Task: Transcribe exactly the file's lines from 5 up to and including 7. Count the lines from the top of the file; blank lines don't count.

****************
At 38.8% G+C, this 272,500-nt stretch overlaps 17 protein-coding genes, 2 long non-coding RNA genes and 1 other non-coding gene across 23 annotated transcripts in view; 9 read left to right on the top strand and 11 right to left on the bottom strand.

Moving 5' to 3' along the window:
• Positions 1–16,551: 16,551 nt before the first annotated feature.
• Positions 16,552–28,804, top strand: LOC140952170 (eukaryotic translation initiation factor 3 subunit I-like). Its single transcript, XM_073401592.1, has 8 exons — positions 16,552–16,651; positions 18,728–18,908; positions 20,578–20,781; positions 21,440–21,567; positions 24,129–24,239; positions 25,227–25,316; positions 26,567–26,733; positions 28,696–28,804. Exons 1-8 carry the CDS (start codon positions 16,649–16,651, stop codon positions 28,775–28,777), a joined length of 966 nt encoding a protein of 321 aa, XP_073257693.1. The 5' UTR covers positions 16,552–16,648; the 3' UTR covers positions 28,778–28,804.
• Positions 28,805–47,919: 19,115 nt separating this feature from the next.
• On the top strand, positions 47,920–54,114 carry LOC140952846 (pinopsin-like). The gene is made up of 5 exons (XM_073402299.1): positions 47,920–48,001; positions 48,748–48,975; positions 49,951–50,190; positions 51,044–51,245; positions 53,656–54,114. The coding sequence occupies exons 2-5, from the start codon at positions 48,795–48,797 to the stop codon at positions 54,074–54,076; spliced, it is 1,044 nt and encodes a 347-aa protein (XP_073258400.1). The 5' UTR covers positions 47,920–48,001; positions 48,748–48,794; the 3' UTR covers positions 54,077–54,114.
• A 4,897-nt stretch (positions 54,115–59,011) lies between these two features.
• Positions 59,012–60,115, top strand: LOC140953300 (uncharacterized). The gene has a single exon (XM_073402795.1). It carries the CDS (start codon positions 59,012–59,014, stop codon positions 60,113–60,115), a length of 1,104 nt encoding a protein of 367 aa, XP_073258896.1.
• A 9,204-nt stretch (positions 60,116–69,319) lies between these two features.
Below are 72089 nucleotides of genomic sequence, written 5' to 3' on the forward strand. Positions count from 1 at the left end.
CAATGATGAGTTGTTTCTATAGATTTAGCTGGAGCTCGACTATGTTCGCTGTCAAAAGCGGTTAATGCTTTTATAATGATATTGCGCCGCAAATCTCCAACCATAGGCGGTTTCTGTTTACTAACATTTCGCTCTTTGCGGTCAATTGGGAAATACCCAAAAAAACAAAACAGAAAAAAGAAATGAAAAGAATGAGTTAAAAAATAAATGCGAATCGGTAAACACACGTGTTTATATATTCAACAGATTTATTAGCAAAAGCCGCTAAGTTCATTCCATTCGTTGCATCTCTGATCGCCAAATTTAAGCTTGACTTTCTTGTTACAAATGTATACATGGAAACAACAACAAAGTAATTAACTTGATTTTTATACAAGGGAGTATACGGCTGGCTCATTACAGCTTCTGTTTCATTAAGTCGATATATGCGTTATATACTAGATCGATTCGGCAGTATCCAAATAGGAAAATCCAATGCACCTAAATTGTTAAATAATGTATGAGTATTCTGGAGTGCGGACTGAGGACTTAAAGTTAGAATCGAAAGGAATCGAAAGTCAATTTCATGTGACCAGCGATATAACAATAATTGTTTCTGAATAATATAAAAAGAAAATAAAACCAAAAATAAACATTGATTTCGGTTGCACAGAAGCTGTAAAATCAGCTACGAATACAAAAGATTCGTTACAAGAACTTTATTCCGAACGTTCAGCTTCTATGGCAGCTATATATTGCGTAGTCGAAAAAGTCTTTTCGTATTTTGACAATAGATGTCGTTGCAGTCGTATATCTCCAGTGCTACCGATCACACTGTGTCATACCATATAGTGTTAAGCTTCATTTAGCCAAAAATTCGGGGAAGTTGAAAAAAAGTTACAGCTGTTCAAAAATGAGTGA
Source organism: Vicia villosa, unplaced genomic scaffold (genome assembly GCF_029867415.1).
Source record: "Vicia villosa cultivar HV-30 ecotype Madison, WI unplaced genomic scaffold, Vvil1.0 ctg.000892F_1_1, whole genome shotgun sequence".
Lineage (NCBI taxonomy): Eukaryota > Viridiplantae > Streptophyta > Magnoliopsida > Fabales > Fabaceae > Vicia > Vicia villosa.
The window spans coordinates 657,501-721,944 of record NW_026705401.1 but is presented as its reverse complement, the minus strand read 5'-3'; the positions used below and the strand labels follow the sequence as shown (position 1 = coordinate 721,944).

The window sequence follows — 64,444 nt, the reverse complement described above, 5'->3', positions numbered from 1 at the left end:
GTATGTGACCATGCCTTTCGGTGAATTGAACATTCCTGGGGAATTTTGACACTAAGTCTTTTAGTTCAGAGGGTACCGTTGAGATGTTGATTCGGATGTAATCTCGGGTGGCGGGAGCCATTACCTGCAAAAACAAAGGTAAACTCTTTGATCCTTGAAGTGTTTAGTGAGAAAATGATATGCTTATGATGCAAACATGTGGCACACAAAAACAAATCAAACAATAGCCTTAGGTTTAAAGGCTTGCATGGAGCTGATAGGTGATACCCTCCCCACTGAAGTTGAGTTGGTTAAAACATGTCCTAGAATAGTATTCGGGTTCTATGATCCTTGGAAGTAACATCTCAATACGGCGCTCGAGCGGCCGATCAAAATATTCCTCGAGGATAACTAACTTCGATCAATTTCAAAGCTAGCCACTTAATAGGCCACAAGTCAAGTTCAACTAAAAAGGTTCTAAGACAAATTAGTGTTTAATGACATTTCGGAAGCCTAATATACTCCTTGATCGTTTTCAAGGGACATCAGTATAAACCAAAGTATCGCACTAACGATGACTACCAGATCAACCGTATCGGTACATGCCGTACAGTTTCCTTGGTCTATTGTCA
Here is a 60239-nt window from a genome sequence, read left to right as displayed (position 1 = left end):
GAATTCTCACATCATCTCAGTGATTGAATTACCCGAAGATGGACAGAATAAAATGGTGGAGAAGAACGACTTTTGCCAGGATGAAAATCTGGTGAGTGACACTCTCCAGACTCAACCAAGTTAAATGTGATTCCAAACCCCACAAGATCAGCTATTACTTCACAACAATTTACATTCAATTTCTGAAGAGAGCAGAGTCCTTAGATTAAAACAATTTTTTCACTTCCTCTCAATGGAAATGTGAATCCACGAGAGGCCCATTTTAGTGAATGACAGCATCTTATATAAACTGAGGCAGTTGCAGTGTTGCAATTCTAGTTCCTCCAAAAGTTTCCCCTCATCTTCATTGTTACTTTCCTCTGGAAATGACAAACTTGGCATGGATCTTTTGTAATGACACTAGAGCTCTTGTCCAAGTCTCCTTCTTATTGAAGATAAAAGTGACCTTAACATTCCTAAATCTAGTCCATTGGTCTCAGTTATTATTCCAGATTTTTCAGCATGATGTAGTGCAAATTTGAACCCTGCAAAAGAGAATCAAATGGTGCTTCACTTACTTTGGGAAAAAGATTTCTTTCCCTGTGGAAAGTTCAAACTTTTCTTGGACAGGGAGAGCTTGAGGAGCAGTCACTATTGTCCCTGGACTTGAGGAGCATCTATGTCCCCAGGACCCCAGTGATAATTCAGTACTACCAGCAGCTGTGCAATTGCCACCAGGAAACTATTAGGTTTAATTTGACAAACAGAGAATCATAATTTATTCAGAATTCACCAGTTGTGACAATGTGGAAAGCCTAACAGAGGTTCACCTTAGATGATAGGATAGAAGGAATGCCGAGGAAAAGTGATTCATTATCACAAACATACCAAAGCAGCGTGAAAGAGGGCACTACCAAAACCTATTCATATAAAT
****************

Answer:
• Positions 28,805–47,919: 19,115 nt separating this feature from the next.
• On the top strand, positions 47,920–54,114 carry LOC140952846 (pinopsin-like). The gene is made up of 5 exons (XM_073402299.1): positions 47,920–48,001; positions 48,748–48,975; positions 49,951–50,190; positions 51,044–51,245; positions 53,656–54,114. The coding sequence occupies exons 2-5, from the start codon at positions 48,795–48,797 to the stop codon at positions 54,074–54,076; spliced, it is 1,044 nt and encodes a 347-aa protein (XP_073258400.1). The 5' UTR covers positions 47,920–48,001; positions 48,748–48,794; the 3' UTR covers positions 54,077–54,114.
• A 4,897-nt stretch (positions 54,115–59,011) lies between these two features.